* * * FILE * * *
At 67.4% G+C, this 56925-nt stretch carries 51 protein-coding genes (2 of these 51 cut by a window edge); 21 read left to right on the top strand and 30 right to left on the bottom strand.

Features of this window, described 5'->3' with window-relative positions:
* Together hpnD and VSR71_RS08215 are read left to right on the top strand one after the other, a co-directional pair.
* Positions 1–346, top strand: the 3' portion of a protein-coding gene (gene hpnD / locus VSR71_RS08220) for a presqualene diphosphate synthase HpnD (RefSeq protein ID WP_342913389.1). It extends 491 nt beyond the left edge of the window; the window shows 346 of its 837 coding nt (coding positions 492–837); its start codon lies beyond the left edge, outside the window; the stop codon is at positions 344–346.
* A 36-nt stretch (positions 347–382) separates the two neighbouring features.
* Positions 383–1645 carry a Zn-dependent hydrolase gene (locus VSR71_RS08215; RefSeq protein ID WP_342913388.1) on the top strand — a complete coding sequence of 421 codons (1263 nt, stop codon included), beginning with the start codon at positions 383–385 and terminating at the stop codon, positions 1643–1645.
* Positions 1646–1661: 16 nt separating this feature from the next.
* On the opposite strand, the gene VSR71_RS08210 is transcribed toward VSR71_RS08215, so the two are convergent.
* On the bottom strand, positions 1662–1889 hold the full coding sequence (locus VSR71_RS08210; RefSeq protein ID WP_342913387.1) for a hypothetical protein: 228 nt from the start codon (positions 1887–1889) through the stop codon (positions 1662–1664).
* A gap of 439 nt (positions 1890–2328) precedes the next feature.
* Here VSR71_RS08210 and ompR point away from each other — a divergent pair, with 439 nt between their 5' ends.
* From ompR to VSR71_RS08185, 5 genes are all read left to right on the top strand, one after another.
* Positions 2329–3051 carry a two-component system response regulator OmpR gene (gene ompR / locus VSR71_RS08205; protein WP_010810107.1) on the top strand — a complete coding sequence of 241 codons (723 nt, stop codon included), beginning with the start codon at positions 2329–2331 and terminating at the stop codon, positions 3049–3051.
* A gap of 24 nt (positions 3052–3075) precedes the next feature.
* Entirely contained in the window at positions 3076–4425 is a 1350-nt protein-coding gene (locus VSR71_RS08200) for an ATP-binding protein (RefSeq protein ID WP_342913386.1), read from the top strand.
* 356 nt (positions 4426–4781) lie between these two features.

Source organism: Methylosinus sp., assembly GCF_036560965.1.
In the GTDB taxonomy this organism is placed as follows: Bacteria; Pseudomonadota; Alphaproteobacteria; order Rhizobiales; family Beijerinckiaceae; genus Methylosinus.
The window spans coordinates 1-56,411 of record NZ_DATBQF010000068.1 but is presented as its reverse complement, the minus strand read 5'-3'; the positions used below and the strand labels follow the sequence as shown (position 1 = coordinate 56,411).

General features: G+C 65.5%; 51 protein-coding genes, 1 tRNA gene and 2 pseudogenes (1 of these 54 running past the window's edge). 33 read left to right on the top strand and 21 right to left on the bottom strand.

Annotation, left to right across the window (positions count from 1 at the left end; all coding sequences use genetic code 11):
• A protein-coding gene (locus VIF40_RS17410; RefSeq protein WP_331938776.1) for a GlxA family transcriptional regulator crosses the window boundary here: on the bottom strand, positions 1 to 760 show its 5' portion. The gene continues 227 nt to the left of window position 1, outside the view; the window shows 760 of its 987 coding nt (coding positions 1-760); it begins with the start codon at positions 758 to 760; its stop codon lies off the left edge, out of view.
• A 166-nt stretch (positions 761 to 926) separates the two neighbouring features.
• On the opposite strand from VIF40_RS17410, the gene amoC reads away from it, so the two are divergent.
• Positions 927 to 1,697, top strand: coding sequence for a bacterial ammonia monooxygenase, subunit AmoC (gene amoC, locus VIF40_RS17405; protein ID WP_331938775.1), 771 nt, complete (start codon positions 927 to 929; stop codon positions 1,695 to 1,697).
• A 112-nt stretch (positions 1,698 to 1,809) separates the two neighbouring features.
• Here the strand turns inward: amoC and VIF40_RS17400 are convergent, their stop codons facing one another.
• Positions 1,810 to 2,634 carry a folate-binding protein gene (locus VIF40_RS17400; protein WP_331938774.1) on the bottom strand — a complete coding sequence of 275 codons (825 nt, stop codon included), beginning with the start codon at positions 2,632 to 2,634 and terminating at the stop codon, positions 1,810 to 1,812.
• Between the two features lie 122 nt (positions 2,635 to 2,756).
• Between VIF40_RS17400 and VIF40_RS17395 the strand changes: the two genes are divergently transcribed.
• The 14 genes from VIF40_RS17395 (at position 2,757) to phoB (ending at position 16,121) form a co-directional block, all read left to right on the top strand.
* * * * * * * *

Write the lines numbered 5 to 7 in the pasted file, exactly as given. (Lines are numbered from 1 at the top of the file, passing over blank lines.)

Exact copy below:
* A 36-nt stretch (positions 347–382) separates the two neighbouring features.
* Positions 383–1645 carry a Zn-dependent hydrolase gene (locus VSR71_RS08215; RefSeq protein ID WP_342913388.1) on the top strand — a complete coding sequence of 421 codons (1263 nt, stop codon included), beginning with the start codon at positions 383–385 and terminating at the stop codon, positions 1643–1645.
* Positions 1646–1661: 16 nt separating this feature from the next.